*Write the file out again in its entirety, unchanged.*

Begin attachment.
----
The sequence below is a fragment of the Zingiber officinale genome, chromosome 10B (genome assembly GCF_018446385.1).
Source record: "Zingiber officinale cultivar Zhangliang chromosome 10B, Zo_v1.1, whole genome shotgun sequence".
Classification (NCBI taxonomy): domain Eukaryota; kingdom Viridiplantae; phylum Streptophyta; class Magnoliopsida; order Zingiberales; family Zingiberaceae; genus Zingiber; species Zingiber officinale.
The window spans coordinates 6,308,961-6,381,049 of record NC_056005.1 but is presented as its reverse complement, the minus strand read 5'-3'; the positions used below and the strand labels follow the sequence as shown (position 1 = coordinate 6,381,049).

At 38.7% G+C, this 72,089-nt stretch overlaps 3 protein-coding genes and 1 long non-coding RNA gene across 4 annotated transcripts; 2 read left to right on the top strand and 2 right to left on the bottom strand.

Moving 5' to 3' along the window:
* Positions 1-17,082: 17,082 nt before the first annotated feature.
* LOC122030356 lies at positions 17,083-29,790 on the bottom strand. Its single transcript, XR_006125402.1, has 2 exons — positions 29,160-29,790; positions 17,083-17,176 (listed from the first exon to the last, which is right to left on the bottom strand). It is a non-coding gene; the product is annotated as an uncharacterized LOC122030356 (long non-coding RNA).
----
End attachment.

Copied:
The sequence below is a fragment of the Zingiber officinale genome, chromosome 10B (genome assembly GCF_018446385.1).
Source record: "Zingiber officinale cultivar Zhangliang chromosome 10B, Zo_v1.1, whole genome shotgun sequence".
Classification (NCBI taxonomy): domain Eukaryota; kingdom Viridiplantae; phylum Streptophyta; class Magnoliopsida; order Zingiberales; family Zingiberaceae; genus Zingiber; species Zingiber officinale.
The window spans coordinates 6,308,961-6,381,049 of record NC_056005.1 but is presented as its reverse complement, the minus strand read 5'-3'; the positions used below and the strand labels follow the sequence as shown (position 1 = coordinate 6,381,049).

At 38.7% G+C, this 72,089-nt stretch overlaps 3 protein-coding genes and 1 long non-coding RNA gene across 4 annotated transcripts; 2 read left to right on the top strand and 2 right to left on the bottom strand.

Moving 5' to 3' along the window:
* Positions 1-17,082: 17,082 nt before the first annotated feature.
* LOC122030356 lies at positions 17,083-29,790 on the bottom strand. Its single transcript, XR_006125402.1, has 2 exons — positions 29,160-29,790; positions 17,083-17,176 (listed from the first exon to the last, which is right to left on the bottom strand). It is a non-coding gene; the product is annotated as an uncharacterized LOC122030356 (long non-coding RNA).